Water and Health Equity
The water systems we use to deliver drinking water and remove wastewater from the homes and businesses of 327 million Americans are broken. Far too many Americans lack consistent access to affordable and safe water supplies to meet their needs. Far too many Americans distrust their tap water, even when it is safe. Far too many Americans experience sewage overflows, polluted riverfronts, and flooded streets. The failures of our water systems prevent all Americans, especially lower income and people of color, from having the healthy and prosperous lives they deserve. These disparities affecting some groups can be reduced and eliminated in much of the country and our water systems can simultaneously do a better job of providing even higher quality water services to all people.
While there is a general public interest in water issues across the country at a profoundly higher level than in past decades, this moment may not last. We must prove that we can solve problems of water quality, like the cities of Lansing, Madison, and Washington DC have done or are doing. That faith is critical to keeping all populations involved in efforts to keep making progress with America’s water needs.
This report provides a strategic overview of water services in the country, their connection to health equity issues, and opportunities to address those issues. The report captures our best insights into how to make the most dramatic impacts that will have health, cultural, behavioral, and economic impacts that extend well beyond the strategies themselves and help the water sector get at the root causes of and key obstacles to health equity in water infrastructure. See the report here and an Executive Brief here.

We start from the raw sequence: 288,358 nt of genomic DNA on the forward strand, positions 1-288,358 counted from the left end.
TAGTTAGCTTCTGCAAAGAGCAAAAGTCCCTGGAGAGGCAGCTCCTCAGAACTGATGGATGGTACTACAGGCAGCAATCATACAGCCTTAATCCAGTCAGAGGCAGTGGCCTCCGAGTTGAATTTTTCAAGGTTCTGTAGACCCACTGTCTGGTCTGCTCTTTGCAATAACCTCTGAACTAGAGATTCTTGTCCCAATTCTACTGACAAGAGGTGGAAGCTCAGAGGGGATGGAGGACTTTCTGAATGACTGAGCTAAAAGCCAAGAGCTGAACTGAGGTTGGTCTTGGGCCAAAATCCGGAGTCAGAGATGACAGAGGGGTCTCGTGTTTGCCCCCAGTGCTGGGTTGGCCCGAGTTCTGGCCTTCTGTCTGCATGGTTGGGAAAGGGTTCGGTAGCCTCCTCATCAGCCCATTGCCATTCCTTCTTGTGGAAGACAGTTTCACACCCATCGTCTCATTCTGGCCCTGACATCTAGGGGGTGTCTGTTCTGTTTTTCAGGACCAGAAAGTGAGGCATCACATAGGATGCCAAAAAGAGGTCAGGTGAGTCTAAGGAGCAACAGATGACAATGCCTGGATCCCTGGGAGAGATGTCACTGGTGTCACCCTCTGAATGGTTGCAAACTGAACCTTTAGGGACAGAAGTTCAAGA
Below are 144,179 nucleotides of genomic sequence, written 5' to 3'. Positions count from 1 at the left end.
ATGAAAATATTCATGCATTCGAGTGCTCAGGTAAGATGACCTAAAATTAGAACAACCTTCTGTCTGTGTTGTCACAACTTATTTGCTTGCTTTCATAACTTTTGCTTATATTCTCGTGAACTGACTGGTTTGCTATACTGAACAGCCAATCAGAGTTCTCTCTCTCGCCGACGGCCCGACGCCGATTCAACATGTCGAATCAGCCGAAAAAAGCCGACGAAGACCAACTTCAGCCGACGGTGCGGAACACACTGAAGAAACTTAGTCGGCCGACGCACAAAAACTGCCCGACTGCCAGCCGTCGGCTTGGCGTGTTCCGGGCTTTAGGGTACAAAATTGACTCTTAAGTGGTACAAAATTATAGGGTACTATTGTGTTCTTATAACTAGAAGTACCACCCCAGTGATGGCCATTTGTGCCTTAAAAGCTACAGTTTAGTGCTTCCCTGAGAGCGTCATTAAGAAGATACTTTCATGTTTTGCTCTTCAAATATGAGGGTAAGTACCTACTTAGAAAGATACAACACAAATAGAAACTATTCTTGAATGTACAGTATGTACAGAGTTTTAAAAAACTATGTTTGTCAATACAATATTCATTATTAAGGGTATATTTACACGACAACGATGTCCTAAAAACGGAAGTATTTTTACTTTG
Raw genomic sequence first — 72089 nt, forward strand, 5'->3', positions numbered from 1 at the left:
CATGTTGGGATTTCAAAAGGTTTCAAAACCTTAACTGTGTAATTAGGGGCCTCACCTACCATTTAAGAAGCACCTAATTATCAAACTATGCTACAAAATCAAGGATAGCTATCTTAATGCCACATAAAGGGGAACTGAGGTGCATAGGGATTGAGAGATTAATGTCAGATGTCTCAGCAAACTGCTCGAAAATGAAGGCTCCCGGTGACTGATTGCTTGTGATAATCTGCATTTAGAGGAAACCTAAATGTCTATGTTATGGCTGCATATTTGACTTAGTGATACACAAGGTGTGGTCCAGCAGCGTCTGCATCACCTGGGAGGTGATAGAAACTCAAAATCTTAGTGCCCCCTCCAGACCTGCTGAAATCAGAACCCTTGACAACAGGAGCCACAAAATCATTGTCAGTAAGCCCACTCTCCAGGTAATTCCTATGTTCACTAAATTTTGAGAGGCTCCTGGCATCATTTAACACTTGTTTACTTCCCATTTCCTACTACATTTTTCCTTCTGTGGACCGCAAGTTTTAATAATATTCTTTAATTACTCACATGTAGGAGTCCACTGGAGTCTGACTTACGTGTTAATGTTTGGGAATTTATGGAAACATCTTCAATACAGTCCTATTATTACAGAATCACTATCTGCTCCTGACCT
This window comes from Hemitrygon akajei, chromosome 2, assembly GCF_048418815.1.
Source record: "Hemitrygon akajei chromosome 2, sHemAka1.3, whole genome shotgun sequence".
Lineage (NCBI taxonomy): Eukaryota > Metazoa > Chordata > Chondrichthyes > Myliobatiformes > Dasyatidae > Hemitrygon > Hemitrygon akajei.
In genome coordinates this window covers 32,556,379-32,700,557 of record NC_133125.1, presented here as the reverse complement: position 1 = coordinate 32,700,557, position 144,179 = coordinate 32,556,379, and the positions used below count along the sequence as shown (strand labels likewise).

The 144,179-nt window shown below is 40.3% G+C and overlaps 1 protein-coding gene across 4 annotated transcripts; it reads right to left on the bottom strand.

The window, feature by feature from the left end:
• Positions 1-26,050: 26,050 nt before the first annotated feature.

Additionally, the report discusses a number of case studies and federal policy issues that highlight the themes presented in the report, as well as interviews with community water advocates. They are discussed and presented below.
These case studies highlight and embody some of the key themes covered in the report. In most instances, they are a snapshot about one particular place at perhaps one point in time, but there is much to learn from the struggles and successes of individual communities.
In this section, we highlight three policy issues currently being debated at the national level that will widely impact the water sector and by extension residents in every community. These policy issues have enormous direct relevance to public health and health equity outcomes and there are immediate opportunities to influence their shape and extent.
Interviews with Water Advocates
During the course of developing this report, we spoke to more than 100 water experts throughout the country, and their insights are reflected in this report. We present below just two of those interviews in greater detail as they cover a variety of interconnected issues one encounters when understanding and addressing community water challenges.
Feedback from Peers
"This is the most, concise yet comprehensive and actionable synthesis of policy recommendations to ensure water for health in the U.S. that I have seen to date."
"Thoughtful & bold, comprehensive but engaging, the report articulates a vision to advance the U.S. water sector. It's [a] remarkable work."
"This [report] is a tour de force. I actually found it hard to put down."
"This is one of the best laid out, specific, policy analyses and memos I've seen in a long while. The combination with great story, specific recommendations, and solid reasoning is impressive."